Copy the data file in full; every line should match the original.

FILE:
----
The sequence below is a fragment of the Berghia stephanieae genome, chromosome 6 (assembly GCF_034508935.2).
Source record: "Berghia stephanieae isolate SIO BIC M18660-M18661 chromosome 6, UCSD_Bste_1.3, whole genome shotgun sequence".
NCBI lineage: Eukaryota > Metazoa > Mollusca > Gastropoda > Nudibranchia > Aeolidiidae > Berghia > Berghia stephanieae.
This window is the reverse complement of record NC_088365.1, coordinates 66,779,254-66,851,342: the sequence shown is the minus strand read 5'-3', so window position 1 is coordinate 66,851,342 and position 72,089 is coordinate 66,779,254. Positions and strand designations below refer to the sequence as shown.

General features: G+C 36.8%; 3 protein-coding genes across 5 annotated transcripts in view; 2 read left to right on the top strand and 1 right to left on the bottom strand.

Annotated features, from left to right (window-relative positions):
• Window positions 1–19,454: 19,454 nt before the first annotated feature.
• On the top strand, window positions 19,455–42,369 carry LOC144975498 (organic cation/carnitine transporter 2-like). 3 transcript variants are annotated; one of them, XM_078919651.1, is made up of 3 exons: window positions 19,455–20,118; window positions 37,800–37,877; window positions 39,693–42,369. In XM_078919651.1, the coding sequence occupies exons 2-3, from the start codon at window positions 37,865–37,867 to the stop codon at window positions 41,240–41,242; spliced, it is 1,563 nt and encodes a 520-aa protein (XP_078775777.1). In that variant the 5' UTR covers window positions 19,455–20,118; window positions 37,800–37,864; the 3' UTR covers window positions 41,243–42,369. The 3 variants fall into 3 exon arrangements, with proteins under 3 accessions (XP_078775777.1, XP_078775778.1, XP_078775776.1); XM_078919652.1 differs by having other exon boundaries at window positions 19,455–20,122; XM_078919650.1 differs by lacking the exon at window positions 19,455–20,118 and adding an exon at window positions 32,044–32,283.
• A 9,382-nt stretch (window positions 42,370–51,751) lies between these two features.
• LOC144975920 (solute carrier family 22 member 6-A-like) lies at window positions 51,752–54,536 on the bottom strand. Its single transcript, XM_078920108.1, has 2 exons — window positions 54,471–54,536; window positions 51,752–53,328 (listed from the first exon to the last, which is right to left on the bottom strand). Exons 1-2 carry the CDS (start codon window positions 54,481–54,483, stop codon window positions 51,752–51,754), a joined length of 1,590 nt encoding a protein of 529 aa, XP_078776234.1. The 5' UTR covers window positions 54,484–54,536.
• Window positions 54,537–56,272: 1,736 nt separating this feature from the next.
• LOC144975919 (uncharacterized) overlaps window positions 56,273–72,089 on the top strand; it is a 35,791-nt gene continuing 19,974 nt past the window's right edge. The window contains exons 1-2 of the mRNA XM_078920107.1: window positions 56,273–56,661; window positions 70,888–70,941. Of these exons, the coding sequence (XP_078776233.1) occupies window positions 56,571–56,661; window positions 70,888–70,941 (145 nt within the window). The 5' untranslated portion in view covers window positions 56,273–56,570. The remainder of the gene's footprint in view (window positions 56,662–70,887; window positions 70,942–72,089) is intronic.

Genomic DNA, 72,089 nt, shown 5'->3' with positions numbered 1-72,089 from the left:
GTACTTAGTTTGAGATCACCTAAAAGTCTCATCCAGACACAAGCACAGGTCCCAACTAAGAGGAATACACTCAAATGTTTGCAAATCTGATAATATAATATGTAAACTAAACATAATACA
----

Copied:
The sequence below is a fragment of the Berghia stephanieae genome, chromosome 6 (assembly GCF_034508935.2).
Source record: "Berghia stephanieae isolate SIO BIC M18660-M18661 chromosome 6, UCSD_Bste_1.3, whole genome shotgun sequence".
NCBI lineage: Eukaryota > Metazoa > Mollusca > Gastropoda > Nudibranchia > Aeolidiidae > Berghia > Berghia stephanieae.
This window is the reverse complement of record NC_088365.1, coordinates 66,779,254-66,851,342: the sequence shown is the minus strand read 5'-3', so window position 1 is coordinate 66,851,342 and position 72,089 is coordinate 66,779,254. Positions and strand designations below refer to the sequence as shown.

General features: G+C 36.8%; 3 protein-coding genes across 5 annotated transcripts in view; 2 read left to right on the top strand and 1 right to left on the bottom strand.

Annotated features, from left to right (window-relative positions):
• Window positions 1–19,454: 19,454 nt before the first annotated feature.
• On the top strand, window positions 19,455–42,369 carry LOC144975498 (organic cation/carnitine transporter 2-like). 3 transcript variants are annotated; one of them, XM_078919651.1, is made up of 3 exons: window positions 19,455–20,118; window positions 37,800–37,877; window positions 39,693–42,369. In XM_078919651.1, the coding sequence occupies exons 2-3, from the start codon at window positions 37,865–37,867 to the stop codon at window positions 41,240–41,242; spliced, it is 1,563 nt and encodes a 520-aa protein (XP_078775777.1). In that variant the 5' UTR covers window positions 19,455–20,118; window positions 37,800–37,864; the 3' UTR covers window positions 41,243–42,369. The 3 variants fall into 3 exon arrangements, with proteins under 3 accessions (XP_078775777.1, XP_078775778.1, XP_078775776.1); XM_078919652.1 differs by having other exon boundaries at window positions 19,455–20,122; XM_078919650.1 differs by lacking the exon at window positions 19,455–20,118 and adding an exon at window positions 32,044–32,283.
• A 9,382-nt stretch (window positions 42,370–51,751) lies between these two features.
• LOC144975920 (solute carrier family 22 member 6-A-like) lies at window positions 51,752–54,536 on the bottom strand. Its single transcript, XM_078920108.1, has 2 exons — window positions 54,471–54,536; window positions 51,752–53,328 (listed from the first exon to the last, which is right to left on the bottom strand). Exons 1-2 carry the CDS (start codon window positions 54,481–54,483, stop codon window positions 51,752–51,754), a joined length of 1,590 nt encoding a protein of 529 aa, XP_078776234.1. The 5' UTR covers window positions 54,484–54,536.
• Window positions 54,537–56,272: 1,736 nt separating this feature from the next.
• LOC144975919 (uncharacterized) overlaps window positions 56,273–72,089 on the top strand; it is a 35,791-nt gene continuing 19,974 nt past the window's right edge. The window contains exons 1-2 of the mRNA XM_078920107.1: window positions 56,273–56,661; window positions 70,888–70,941. Of these exons, the coding sequence (XP_078776233.1) occupies window positions 56,571–56,661; window positions 70,888–70,941 (145 nt within the window). The 5' untranslated portion in view covers window positions 56,273–56,570. The remainder of the gene's footprint in view (window positions 56,662–70,887; window positions 70,942–72,089) is intronic.

Genomic DNA, 72,089 nt, shown 5'->3' with positions numbered 1-72,089 from the left:
GTACTTAGTTTGAGATCACCTAAAAGTCTCATCCAGACACAAGCACAGGTCCCAACTAAGAGGAATACACTCAAATGTTTGCAAATCTGATAATATAATATGTAAACTAAACATAATACA